...we've got the means to make amends. I am lost, I'm no guide, but I'm by your side. (Pearl Jam, Leash)
Sweet lord, it's raining duets that I've been wanting to hear. Thanks to Jed, here is the studio version of the Marvin Gaye cover with Vedder along with The Strokes, and Queen of the Stone Age Josh Homme helping out my man Fabrizio on the skins. Verse-swapping goodness, recorded as a b-side for the "You Only Live Once" single.
* DUDE. File under . . . why?!? Why, oh why?
Easily one of the best songs so far this year for me, ranking up there with my favorite Pete Yorn songs ever, "The Man" is the title track off Pete's appropriately titled "twang-rock" Westerns EP. The six-song limited edition EP is available only at shows on his current acoustic tour, and I highly recommend getting your hands on it however possible.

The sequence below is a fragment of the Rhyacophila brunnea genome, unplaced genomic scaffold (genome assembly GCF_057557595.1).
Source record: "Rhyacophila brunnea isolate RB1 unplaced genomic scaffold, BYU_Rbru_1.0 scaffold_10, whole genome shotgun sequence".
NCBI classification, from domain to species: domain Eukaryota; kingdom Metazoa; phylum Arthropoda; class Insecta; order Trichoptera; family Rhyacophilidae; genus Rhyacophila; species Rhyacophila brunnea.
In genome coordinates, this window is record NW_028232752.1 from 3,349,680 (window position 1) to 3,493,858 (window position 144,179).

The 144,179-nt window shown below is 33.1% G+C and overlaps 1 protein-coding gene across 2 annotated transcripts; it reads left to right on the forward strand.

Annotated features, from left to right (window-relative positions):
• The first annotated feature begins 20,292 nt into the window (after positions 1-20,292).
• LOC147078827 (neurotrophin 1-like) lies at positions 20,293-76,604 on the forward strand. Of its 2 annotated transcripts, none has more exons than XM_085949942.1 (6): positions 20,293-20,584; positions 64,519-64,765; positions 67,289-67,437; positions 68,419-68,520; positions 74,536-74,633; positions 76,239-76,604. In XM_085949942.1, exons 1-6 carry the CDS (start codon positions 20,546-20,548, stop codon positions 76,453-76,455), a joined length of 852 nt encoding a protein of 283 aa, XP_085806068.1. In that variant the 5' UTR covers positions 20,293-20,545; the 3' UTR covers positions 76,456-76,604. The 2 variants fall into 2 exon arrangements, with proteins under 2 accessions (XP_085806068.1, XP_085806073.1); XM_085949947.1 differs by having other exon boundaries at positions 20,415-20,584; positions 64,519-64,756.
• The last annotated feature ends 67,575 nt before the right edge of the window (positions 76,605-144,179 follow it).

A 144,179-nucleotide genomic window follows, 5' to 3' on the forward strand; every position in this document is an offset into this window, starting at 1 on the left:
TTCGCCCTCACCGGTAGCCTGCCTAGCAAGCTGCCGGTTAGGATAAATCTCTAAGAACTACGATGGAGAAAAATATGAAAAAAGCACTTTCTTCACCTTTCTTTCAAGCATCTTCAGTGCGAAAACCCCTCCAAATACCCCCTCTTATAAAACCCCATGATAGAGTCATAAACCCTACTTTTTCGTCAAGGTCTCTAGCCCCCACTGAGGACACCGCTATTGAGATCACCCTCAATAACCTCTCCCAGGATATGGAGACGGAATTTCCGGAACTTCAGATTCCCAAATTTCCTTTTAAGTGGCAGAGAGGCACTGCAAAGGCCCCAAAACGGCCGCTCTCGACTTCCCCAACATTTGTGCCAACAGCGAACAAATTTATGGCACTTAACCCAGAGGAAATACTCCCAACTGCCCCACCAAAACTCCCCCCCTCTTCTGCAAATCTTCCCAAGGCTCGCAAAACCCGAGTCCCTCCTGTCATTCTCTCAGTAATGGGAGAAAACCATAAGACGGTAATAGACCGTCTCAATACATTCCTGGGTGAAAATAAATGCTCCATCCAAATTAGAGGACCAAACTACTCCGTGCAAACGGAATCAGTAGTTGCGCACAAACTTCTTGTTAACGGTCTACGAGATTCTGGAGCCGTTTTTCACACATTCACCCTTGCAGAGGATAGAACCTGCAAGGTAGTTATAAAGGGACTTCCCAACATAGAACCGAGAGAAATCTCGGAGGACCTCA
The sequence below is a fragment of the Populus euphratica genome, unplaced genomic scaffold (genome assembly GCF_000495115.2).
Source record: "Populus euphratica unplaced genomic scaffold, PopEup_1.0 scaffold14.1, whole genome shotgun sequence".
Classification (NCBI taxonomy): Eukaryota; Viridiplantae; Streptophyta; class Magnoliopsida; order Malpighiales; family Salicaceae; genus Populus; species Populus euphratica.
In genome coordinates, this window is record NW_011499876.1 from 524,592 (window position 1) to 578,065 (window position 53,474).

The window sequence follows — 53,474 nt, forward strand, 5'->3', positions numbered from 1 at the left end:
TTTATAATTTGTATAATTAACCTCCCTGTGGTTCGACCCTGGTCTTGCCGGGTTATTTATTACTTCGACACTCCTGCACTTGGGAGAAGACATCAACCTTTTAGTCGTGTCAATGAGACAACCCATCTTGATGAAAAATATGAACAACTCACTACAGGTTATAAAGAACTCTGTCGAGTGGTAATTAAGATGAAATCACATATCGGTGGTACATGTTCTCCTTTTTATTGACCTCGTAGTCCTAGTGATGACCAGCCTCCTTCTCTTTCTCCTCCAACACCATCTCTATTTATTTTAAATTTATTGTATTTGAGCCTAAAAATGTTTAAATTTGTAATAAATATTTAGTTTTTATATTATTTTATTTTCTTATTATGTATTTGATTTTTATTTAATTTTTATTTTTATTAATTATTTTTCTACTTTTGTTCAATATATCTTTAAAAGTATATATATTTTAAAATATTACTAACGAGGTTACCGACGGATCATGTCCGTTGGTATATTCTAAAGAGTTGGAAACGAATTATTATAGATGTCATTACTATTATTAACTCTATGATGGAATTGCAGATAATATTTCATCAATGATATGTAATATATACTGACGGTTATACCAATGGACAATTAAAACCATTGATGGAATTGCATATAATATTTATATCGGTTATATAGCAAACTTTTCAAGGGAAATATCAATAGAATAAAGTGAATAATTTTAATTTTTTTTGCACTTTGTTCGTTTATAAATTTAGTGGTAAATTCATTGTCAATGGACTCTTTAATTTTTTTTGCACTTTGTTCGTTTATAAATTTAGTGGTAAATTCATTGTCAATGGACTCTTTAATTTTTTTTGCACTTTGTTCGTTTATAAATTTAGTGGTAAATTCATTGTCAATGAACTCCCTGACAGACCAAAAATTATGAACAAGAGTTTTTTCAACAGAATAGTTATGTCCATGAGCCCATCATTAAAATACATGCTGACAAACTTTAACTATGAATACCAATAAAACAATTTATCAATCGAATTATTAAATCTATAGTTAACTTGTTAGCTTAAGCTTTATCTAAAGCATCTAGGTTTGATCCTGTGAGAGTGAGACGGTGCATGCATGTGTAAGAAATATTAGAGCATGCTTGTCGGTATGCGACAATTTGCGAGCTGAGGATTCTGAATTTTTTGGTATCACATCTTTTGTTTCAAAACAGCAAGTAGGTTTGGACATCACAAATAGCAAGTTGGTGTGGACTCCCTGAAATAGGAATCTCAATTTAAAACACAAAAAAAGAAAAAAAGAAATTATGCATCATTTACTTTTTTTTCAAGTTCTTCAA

Labels: pete yorn
Remember when you were a kid how you got to go on all kinds of neat field trips to see how things worked? Whether it was the bank or the fire station, I loved learning about how the world operates with all the behind-the-scenes goodness.
...that's the top 20 from the Radio 200 Chart above.
And those are the top 20 songs from the AAA (Adult Album Alternative) Chart.
There is leniency to add local bands, personal favorites, etc. On a yearly basis the station has to submit playlist information to ASCAP and BMI, which charges them a certain amount in order for them to have the rights to play those songs (I think she said about $700/year). All DJs are students and, obviously, unpaid. The format of the radio station is consistent all the live-long day: No "Electronica Hour" or "Emo-Screamo Saturday Night" shows. She said it just got too crazy and they standardized all their music across the spectrum for consistency.